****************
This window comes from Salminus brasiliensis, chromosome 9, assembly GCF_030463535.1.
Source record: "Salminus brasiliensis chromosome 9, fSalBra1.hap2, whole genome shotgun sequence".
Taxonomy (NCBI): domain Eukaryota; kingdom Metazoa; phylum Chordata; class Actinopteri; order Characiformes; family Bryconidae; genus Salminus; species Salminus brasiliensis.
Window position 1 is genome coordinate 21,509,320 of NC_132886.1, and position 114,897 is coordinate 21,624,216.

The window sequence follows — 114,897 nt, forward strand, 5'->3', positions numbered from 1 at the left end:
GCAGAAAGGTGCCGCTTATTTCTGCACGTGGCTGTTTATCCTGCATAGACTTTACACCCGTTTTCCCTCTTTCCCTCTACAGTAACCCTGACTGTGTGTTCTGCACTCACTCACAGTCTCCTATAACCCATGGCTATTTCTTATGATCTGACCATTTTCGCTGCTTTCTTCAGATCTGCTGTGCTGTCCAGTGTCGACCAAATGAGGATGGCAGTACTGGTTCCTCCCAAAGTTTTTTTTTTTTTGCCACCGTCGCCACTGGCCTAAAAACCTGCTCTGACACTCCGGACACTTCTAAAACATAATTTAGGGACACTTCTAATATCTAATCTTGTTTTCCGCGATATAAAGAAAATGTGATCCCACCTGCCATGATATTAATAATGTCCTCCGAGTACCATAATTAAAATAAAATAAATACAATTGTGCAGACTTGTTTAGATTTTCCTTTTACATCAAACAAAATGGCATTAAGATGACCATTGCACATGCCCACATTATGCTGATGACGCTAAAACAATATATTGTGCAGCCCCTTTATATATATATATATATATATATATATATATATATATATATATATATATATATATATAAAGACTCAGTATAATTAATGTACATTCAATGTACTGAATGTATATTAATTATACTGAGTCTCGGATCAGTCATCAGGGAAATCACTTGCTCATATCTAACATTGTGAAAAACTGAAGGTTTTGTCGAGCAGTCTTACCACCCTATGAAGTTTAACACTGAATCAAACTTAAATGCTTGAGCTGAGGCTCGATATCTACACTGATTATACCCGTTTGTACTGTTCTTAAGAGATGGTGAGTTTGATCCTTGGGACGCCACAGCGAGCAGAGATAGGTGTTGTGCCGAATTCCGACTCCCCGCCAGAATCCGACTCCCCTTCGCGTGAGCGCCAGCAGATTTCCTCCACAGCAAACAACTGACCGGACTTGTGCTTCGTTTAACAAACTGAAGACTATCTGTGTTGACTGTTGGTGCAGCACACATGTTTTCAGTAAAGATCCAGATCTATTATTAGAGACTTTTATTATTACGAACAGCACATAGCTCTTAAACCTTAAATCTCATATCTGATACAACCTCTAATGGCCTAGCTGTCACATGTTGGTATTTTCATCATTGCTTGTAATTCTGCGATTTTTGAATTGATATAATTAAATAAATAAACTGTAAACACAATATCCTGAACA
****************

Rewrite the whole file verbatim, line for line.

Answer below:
This window comes from Salminus brasiliensis, chromosome 9, assembly GCF_030463535.1.
Source record: "Salminus brasiliensis chromosome 9, fSalBra1.hap2, whole genome shotgun sequence".
Taxonomy (NCBI): domain Eukaryota; kingdom Metazoa; phylum Chordata; class Actinopteri; order Characiformes; family Bryconidae; genus Salminus; species Salminus brasiliensis.
Window position 1 is genome coordinate 21,509,320 of NC_132886.1, and position 114,897 is coordinate 21,624,216.

The window sequence follows — 114,897 nt, forward strand, 5'->3', positions numbered from 1 at the left end:
GCAGAAAGGTGCCGCTTATTTCTGCACGTGGCTGTTTATCCTGCATAGACTTTACACCCGTTTTCCCTCTTTCCCTCTACAGTAACCCTGACTGTGTGTTCTGCACTCACTCACAGTCTCCTATAACCCATGGCTATTTCTTATGATCTGACCATTTTCGCTGCTTTCTTCAGATCTGCTGTGCTGTCCAGTGTCGACCAAATGAGGATGGCAGTACTGGTTCCTCCCAAAGTTTTTTTTTTTTTGCCACCGTCGCCACTGGCCTAAAAACCTGCTCTGACACTCCGGACACTTCTAAAACATAATTTAGGGACACTTCTAATATCTAATCTTGTTTTCCGCGATATAAAGAAAATGTGATCCCACCTGCCATGATATTAATAATGTCCTCCGAGTACCATAATTAAAATAAAATAAATACAATTGTGCAGACTTGTTTAGATTTTCCTTTTACATCAAACAAAATGGCATTAAGATGACCATTGCACATGCCCACATTATGCTGATGACGCTAAAACAATATATTGTGCAGCCCCTTTATATATATATATATATATATATATATATATATATATATATATATATATATATATATAAAGACTCAGTATAATTAATGTACATTCAATGTACTGAATGTATATTAATTATACTGAGTCTCGGATCAGTCATCAGGGAAATCACTTGCTCATATCTAACATTGTGAAAAACTGAAGGTTTTGTCGAGCAGTCTTACCACCCTATGAAGTTTAACACTGAATCAAACTTAAATGCTTGAGCTGAGGCTCGATATCTACACTGATTATACCCGTTTGTACTGTTCTTAAGAGATGGTGAGTTTGATCCTTGGGACGCCACAGCGAGCAGAGATAGGTGTTGTGCCGAATTCCGACTCCCCGCCAGAATCCGACTCCCCTTCGCGTGAGCGCCAGCAGATTTCCTCCACAGCAAACAACTGACCGGACTTGTGCTTCGTTTAACAAACTGAAGACTATCTGTGTTGACTGTTGGTGCAGCACACATGTTTTCAGTAAAGATCCAGATCTATTATTAGAGACTTTTATTATTACGAACAGCACATAGCTCTTAAACCTTAAATCTCATATCTGATACAACCTCTAATGGCCTAGCTGTCACATGTTGGTATTTTCATCATTGCTTGTAATTCTGCGATTTTTGAATTGATATAATTAAATAAATAAACTGTAAACACAATATCCTGAACA